Celebrity Spotting: A Lesson in Using Code Phrases

We rode the bus on Saturday with Denis Simpson.  Think you don’t know who that is?  If you’re a Canadian and born before 1990, I guarantee you do.  Remember Polka Dot Door?  Yeah, THAT Denis.  Did you also know he was the original bass vocalist for the Nylons?  Nope, neither did I.

I was 99% sure that it was Denis when he boarded the bus.  So sure in fact that I dared Thomas to call out “Denis!” and see what happened.  Surprisingly he refused.

Before that dare, however, I had to point Denis out to Thomas and ask his opinion about whether or not THAT MIGHT BE DENIS we were riding the bus with, in a surreptitious fashion that would not a) arouse suspicion, or b) make me look like an idiot.

Luckily, during our years here in Vancouver – two of which we spent living in the heart of the downtown peninsula – we have developed a code to deal with just this situation.  And the code is this: Me, looking at Thomas, and saying very gravely, “My bag is heavy.”

That’s it. Every time I spot a celebrity, instead of gesticulating wildly or trying unsuccessfully to talk out of the side of my mouth, I simply turn to Thomas and say, “My bag is heavy.”  Or in this case, “My bag is POSSIBLY heavy,” because I needed a second opinion on the “weight of my bag.”

This code was finally instated after several occurrences of my having spotted a celebrity, and Thomas completely missing it because he was too busy trying to figure out if my raised eyebrows, widened eyes, “covert” finger pointing and muffled, but insistent, “MMMPHS!” were signs of a seizure.  I would see Kandyse McClure walking towards us on Denman Street and rapidly turn and try to point her out to Thomas.  She would walk by and Thomas would still be looking at me with great concern saying “Alexis, what is WRONG with you.”  Dualla is not a word that can be successfully conveyed in an undertone with your lips pressed together.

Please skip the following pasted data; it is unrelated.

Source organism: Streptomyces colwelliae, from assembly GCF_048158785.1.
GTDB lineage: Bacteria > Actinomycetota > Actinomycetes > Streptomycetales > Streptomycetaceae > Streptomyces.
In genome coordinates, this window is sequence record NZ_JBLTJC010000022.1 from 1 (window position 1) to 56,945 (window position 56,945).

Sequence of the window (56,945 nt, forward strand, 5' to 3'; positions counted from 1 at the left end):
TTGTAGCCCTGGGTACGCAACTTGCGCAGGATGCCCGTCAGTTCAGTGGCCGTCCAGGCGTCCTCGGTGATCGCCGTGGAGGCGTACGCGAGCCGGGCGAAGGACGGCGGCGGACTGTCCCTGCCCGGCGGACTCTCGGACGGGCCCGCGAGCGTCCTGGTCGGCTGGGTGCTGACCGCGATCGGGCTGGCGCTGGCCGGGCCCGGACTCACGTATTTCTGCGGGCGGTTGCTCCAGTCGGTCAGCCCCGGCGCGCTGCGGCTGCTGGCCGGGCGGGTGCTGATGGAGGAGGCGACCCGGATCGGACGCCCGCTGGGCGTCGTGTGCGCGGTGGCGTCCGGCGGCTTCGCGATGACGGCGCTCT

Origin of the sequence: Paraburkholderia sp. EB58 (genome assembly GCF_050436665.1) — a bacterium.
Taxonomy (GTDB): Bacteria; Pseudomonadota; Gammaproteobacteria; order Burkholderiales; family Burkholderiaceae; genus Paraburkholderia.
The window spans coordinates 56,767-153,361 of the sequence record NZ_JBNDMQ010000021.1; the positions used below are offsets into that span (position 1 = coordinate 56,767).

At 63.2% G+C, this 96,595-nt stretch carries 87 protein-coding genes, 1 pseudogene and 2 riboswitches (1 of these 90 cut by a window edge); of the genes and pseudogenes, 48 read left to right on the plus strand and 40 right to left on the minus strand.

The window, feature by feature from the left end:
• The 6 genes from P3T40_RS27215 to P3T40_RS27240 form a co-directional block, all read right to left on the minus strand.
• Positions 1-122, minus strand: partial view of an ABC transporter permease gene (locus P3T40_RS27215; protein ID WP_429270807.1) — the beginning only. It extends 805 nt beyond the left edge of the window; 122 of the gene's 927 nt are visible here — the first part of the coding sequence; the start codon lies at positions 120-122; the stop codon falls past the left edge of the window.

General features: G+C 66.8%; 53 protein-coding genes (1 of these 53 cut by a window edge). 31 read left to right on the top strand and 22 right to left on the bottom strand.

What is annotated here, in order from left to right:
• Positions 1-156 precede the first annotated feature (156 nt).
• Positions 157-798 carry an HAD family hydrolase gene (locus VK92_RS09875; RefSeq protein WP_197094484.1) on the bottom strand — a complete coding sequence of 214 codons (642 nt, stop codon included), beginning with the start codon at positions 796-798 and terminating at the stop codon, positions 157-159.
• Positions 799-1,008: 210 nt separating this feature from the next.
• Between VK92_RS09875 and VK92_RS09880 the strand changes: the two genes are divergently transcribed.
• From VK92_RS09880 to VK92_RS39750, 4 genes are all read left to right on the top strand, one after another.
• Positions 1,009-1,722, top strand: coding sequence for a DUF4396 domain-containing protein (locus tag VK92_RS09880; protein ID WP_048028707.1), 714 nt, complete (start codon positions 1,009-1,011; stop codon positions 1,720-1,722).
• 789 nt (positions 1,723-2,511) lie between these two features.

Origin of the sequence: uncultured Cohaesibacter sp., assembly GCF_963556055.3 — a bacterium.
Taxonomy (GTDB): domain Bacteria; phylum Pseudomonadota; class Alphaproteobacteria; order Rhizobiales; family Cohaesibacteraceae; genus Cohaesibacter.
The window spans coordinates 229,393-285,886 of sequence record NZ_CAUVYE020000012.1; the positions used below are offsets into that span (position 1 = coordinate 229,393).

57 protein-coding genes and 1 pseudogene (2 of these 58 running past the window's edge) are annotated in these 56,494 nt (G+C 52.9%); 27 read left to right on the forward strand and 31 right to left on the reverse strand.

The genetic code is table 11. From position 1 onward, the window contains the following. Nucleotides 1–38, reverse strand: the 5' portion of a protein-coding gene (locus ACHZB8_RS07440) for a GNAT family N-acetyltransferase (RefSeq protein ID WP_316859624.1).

In fact, I think that Denis was the first celebrity I ever successfully pointed out to Thomas without him reaching for his phone to dial 911.  Other people I have seen (but he has not) include Natasha Henstridge, Aaron Ashmore, and David Orth.  Not A-List by any means, or even, well, B-list, and David Orth’s name took me FOREVER to track down because I knew I recognized his face but didn’t know where from (turns out:  that cable TV version of The Lost World).  On that particular sighting, David Orth walked passed us in Kits(ilano) and Thomas was all “Why are you squeezing my hand so hard?”  That was the day we developed the heavy bag code.

Thomas was the one who proposed the heavy bag phrase.  We had agreed that we needed to find a phrase that I could say (since the question of HIS spotting a celeb and needing a code phrase was a moot point) that wouldn’t sound too bizarre if overheard.  He may have suggested heavy PURSE, but he did so in ignorance of the fact that modern women do not carry purses.  We carry BAGS, handbags maybe, and clutches on rare occasions.

On the Denis occasion, as we were on our way to see a matinee of the Arts Club’s production of Les Misérables and then to dinner, I was in fact carrying a clutch.  And because it’s been several months since we lived downtown, and even longer since our last ?-list celeb sighting, Thomas at first asked me how my bag could POSSIBLY be heavy, given that it was tiny and didn’t have the capacity to even approach significant weight.  I had to stare at him extra hard, with extra gravity, while I repeated “My bag is POSSIBLY heavy,” and turn slowly to look at Denis, who was seated near us at the back of the bus, and then turn slowly back and look meaningfully at Thomas before the code sank in.

You’ll remember that the whole point of this code was to avoid me looking like a crazy person (in public) by using a phrase that wouldn’t sound strange.  Of course, when we created the code, I was carrying a LARGE bag, not a clutch, and the person I was referring to was well out of earshot, not sitting next to us on a bus.  Mission accomplished!

Maybe Denis didn’t notice, or maybe he did, and he’s just used to being referred to as a heavy bag by members of the public who would fail pathetically at covert ops.  When we got off the bus, a man walked straightforwardly up to him and asked if he was Denis.  He replied that he was.

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  1. By harold on July 29, 2014 at 2:20 am

    beautifully@stores.citybred” rel=”nofollow”>.…

    ñïñ….

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